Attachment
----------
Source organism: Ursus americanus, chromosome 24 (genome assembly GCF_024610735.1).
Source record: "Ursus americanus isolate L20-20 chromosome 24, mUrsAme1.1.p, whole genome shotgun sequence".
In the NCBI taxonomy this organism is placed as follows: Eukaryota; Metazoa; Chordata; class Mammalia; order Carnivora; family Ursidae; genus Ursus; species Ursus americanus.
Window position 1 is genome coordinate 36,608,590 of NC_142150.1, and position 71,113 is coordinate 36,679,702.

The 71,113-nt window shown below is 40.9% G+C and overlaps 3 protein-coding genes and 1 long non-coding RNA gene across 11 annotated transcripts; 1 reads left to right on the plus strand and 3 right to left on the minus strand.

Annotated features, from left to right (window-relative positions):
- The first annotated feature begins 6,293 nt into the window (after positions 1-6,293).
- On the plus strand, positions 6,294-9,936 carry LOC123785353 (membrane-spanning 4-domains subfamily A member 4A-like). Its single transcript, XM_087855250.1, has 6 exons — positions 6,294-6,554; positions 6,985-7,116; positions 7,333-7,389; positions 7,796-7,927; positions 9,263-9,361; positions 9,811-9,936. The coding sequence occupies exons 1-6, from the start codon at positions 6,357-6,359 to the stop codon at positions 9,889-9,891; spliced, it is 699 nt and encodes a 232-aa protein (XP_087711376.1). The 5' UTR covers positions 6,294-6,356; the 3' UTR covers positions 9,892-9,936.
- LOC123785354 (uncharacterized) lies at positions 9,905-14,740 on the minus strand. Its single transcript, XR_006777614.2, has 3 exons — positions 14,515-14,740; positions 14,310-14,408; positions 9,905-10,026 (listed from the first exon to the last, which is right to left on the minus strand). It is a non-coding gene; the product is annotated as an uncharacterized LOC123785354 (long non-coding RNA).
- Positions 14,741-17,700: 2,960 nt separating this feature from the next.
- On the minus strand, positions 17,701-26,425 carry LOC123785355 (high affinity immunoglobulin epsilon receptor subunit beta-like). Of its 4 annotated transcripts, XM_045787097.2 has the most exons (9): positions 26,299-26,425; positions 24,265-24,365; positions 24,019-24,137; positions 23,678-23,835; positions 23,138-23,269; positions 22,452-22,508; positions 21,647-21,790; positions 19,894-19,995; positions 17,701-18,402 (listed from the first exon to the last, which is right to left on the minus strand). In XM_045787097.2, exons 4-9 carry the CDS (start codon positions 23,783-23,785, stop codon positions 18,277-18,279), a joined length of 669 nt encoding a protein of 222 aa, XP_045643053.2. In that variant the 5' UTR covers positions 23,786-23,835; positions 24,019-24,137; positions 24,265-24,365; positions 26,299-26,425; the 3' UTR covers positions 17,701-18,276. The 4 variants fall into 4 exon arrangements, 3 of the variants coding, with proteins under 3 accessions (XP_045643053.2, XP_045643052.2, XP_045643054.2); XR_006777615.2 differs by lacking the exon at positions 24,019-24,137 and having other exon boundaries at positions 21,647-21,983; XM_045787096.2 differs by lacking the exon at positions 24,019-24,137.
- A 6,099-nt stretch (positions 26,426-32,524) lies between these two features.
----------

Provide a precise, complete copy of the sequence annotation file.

Source organism: Ursus americanus, chromosome 24 (genome assembly GCF_024610735.1).
Source record: "Ursus americanus isolate L20-20 chromosome 24, mUrsAme1.1.p, whole genome shotgun sequence".
In the NCBI taxonomy this organism is placed as follows: Eukaryota; Metazoa; Chordata; class Mammalia; order Carnivora; family Ursidae; genus Ursus; species Ursus americanus.
Window position 1 is genome coordinate 36,608,590 of NC_142150.1, and position 71,113 is coordinate 36,679,702.

The 71,113-nt window shown below is 40.9% G+C and overlaps 3 protein-coding genes and 1 long non-coding RNA gene across 11 annotated transcripts; 1 reads left to right on the plus strand and 3 right to left on the minus strand.

Annotated features, from left to right (window-relative positions):
- The first annotated feature begins 6,293 nt into the window (after positions 1-6,293).
- On the plus strand, positions 6,294-9,936 carry LOC123785353 (membrane-spanning 4-domains subfamily A member 4A-like). Its single transcript, XM_087855250.1, has 6 exons — positions 6,294-6,554; positions 6,985-7,116; positions 7,333-7,389; positions 7,796-7,927; positions 9,263-9,361; positions 9,811-9,936. The coding sequence occupies exons 1-6, from the start codon at positions 6,357-6,359 to the stop codon at positions 9,889-9,891; spliced, it is 699 nt and encodes a 232-aa protein (XP_087711376.1). The 5' UTR covers positions 6,294-6,356; the 3' UTR covers positions 9,892-9,936.
- LOC123785354 (uncharacterized) lies at positions 9,905-14,740 on the minus strand. Its single transcript, XR_006777614.2, has 3 exons — positions 14,515-14,740; positions 14,310-14,408; positions 9,905-10,026 (listed from the first exon to the last, which is right to left on the minus strand). It is a non-coding gene; the product is annotated as an uncharacterized LOC123785354 (long non-coding RNA).
- Positions 14,741-17,700: 2,960 nt separating this feature from the next.
- On the minus strand, positions 17,701-26,425 carry LOC123785355 (high affinity immunoglobulin epsilon receptor subunit beta-like). Of its 4 annotated transcripts, XM_045787097.2 has the most exons (9): positions 26,299-26,425; positions 24,265-24,365; positions 24,019-24,137; positions 23,678-23,835; positions 23,138-23,269; positions 22,452-22,508; positions 21,647-21,790; positions 19,894-19,995; positions 17,701-18,402 (listed from the first exon to the last, which is right to left on the minus strand). In XM_045787097.2, exons 4-9 carry the CDS (start codon positions 23,783-23,785, stop codon positions 18,277-18,279), a joined length of 669 nt encoding a protein of 222 aa, XP_045643053.2. In that variant the 5' UTR covers positions 23,786-23,835; positions 24,019-24,137; positions 24,265-24,365; positions 26,299-26,425; the 3' UTR covers positions 17,701-18,276. The 4 variants fall into 4 exon arrangements, 3 of the variants coding, with proteins under 3 accessions (XP_045643053.2, XP_045643052.2, XP_045643054.2); XR_006777615.2 differs by lacking the exon at positions 24,019-24,137 and having other exon boundaries at positions 21,647-21,983; XM_045787096.2 differs by lacking the exon at positions 24,019-24,137.
- A 6,099-nt stretch (positions 26,426-32,524) lies between these two features.